Grade 6 Math Circles. Multiplication

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1 Faculty of Mathematics Waterloo, Ontario N2L 3G1 Introduction Grade 6 Math Circles November 5/6, 2013 Multiplication At this point in your schooling you should all be very comfortable with multiplication. You know your multiplication table and you have a strategy for when you are multiplying larger numbers long multiplication. But in this lesson we will be looking at more visual ways of doing multiplication and some multiplication methods from around the world. Japanese Multiplication Method The Japanese method is a visual way to represent multiplication. intersections, and has recently become popular on the internet. It involves lines and Examples 1. Let s evaluate using the Japanese method. Begin by drawing 3 parallel lines to represent 12, the first number in the product. Draw one line, and then, a little further to the right, draw two more lines. These lines (red and blue below) represent the number 12. Similarly, draw 5 more parallel lines to cross the previous three three lines on the left and two lines on the right. These will represent the number 32, the second number in the product (green and purple below). 1

2 Now we must count how many times all of the lines intersect. Begin by grouping the intersections vertically. That is, draw a loop around the group of intersections that is closest to the left side (where the red and green lines intersect). Then begin moving right. Draw a loop around the center intersections (the red and purple, and the blue and green). Finally, draw a loop around the intersections that are closest to the right side (where the blue and purple lines intersect). Count how many intersections are in each loop. So there are 3, 8, and 4 intersections. By combining the numbers from left to right you get 384. As a matter of fact, 12 multiplied by 32 is 384! Thus = 384. Amazing, right? 2. Let s evaluate using the Japanese method. We must draw 7 parallel lines to represent the first number in the product, 124. Draw one line, then two more lines to the right, and then four more lines to the right, again. Then, drawing the lines in the opposite direction, represent 14 with one line, and then 4 more lines further to the right. 2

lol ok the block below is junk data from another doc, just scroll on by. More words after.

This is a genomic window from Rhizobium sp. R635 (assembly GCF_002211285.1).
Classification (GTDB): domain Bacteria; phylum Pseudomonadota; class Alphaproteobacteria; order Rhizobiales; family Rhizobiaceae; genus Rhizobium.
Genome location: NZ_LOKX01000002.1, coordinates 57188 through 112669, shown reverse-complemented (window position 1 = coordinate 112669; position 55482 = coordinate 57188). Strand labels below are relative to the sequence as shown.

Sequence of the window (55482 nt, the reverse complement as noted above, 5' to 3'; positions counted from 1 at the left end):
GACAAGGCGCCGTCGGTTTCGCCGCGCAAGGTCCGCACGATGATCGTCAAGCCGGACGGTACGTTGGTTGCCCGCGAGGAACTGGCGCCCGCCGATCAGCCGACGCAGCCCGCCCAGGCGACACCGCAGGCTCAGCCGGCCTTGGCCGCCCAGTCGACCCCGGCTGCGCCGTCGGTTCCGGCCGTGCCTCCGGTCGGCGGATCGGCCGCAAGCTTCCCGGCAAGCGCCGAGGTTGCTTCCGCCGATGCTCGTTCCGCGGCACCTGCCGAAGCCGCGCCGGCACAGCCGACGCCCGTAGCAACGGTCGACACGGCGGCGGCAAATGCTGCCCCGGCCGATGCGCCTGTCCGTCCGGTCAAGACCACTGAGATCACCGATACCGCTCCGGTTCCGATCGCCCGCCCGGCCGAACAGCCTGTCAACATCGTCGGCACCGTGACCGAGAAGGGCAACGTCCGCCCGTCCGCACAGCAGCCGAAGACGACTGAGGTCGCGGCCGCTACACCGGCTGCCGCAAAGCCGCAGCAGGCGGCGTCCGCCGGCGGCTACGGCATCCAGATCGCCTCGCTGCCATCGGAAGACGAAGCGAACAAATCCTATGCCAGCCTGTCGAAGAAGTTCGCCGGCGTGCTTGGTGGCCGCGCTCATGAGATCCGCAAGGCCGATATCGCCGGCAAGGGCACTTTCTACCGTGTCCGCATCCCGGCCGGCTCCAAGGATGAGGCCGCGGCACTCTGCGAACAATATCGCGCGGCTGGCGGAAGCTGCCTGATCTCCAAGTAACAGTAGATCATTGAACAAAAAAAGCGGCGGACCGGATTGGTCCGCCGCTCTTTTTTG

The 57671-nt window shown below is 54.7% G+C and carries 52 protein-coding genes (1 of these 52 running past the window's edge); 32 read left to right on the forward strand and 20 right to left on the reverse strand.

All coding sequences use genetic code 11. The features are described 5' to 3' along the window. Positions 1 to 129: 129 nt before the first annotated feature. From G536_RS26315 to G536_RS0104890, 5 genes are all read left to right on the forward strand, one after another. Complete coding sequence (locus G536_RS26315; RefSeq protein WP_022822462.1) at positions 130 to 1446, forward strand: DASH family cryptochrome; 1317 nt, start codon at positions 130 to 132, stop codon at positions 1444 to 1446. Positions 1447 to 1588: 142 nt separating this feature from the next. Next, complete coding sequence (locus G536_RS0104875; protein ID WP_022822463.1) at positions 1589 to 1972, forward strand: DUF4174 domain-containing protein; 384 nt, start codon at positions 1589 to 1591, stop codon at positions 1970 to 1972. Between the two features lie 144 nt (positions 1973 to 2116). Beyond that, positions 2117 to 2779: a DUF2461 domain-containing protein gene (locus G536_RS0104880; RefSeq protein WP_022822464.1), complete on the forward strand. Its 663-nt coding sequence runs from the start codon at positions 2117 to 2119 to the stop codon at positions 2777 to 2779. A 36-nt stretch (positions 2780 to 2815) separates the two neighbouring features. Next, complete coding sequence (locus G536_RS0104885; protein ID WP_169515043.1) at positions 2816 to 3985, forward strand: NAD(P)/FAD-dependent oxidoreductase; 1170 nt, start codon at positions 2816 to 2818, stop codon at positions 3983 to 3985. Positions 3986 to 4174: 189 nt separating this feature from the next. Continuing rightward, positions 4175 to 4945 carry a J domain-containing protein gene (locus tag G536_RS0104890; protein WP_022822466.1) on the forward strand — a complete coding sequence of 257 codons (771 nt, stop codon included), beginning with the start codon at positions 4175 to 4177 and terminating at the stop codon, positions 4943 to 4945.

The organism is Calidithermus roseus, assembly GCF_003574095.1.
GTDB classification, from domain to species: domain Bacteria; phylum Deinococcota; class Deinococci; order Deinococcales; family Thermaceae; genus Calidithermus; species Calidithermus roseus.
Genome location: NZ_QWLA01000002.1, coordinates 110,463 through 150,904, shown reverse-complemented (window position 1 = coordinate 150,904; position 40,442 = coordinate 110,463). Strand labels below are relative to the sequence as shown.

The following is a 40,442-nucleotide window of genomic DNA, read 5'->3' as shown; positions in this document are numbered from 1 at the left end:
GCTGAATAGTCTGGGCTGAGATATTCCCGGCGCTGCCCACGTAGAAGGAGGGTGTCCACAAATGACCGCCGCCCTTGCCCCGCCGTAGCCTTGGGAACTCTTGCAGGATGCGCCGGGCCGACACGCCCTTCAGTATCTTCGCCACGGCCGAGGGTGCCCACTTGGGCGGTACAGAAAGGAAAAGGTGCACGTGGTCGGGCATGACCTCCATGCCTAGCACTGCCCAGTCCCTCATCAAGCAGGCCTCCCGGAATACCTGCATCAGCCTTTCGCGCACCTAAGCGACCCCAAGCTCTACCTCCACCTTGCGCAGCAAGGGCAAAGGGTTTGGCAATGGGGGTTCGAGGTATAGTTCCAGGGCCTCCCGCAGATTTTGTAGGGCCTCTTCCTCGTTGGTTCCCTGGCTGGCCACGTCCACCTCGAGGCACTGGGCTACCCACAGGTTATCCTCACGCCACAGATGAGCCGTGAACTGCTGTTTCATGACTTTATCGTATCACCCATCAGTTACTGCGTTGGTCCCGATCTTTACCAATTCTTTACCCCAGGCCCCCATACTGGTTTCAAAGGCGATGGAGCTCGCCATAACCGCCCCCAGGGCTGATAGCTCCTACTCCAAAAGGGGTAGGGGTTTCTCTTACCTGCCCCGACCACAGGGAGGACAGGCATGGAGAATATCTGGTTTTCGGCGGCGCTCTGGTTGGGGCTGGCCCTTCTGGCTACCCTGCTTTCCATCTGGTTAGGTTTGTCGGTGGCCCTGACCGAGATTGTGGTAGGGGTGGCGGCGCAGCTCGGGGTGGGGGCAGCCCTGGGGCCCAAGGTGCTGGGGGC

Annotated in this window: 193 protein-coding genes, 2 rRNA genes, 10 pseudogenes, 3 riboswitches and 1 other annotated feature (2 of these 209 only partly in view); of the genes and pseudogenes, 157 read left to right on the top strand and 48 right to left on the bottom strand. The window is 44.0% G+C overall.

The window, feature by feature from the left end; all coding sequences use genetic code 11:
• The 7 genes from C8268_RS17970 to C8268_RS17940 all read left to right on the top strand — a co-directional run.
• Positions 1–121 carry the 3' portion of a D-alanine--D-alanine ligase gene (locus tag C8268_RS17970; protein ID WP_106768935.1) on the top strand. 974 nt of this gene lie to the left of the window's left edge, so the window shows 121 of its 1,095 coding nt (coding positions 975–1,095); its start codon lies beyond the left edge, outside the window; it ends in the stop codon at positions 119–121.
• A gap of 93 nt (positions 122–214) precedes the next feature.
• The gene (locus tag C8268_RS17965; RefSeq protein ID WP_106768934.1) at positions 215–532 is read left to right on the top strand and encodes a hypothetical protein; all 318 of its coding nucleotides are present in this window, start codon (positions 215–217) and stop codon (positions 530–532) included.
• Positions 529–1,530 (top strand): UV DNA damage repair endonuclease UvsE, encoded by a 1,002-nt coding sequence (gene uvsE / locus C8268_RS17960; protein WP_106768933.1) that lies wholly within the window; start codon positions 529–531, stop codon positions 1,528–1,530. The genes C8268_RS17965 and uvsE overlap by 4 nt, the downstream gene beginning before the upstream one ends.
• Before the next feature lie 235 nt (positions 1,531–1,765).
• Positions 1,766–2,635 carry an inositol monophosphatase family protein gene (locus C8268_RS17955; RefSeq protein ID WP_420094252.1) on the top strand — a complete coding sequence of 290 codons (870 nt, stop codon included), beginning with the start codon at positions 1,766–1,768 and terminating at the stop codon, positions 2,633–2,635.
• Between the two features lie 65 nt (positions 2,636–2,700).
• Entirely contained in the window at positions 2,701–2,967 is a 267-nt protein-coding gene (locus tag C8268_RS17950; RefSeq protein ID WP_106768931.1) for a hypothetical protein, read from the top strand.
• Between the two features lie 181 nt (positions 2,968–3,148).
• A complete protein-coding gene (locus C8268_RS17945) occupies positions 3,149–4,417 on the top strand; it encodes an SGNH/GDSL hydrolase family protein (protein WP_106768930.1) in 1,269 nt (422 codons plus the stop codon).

3 Group the intersections vertically and count every intersection in every group. If you put the numbers together like we did in the last example you would get , but this is not correct. Because 12 and 16 are 2-digit numbers you must carry the first digit to the group on its left, as you would with addition. You can set it up like this: Thus =

4 Lattice Multiplication Method Lattice multiplication has been traced back the 13th century. It was first used by Arab, European, and Chinese mathematicians. Under this method, a grid is drawn with the dimensions of the amount of digits in each number in the product you are evaluating. For example, the following grid would be used if evaluating a product of the form ### ##. Example Let s evaluate using the lattice method. Use the grid above and label it with 124 along the top and 14 along the right side. Fill every square with the product of the numbers labelled above and to the right of it. Place the digit in the tens position in the upper left triangle and the digit in the ones position in the bottom right triangle. 4

5 Fill the top left box with the result of 1 1, which is obviously 1. There is no digit in the tens column, so fill the upper left triangle with a zero. Continue this with the other 5 products. Now add the numbers in the diagonals, starting from the right. Write each sum at the bottom end of the corresponding diagonal. If the sum has two digits, carry the first into the diagonal to its left. Just read the number out along the bottom edge! = Egyptian Multiplication Method This method was used by Egyptian scribes. It does not require the multiplication table, only the ability to multiply and divide by 2, and to add. 5

6 Example Let s evaluate using the Egyptian method. The Egyptian method uses two columns. First, write each number in the product at the head of each column. In the first column, begin with the number 1 and then double it to get 2 (in the second row). Then double 2 to get 4 in the third row. Continue doubling Stop when the next number would be greater than 124. Since 128 > 124, stop at 64. In the second column, begin with 14. For the second row, double 14 to get 28. For the third row, double 28 to get 56. Continue doubling Now we must find the combination of numbers in the left column whose sum will equal 124. The largest number less than or equal to 124 is 64: = 60 The largest number less than or equal to 60 is 32: = 28 The largest number less than or equal to 28 is 16: = 12 The largest number less than or equal to 12 is 8: 12 8 = 4 The largest number less than or equal to 4 is 4: 4 4 = 0 6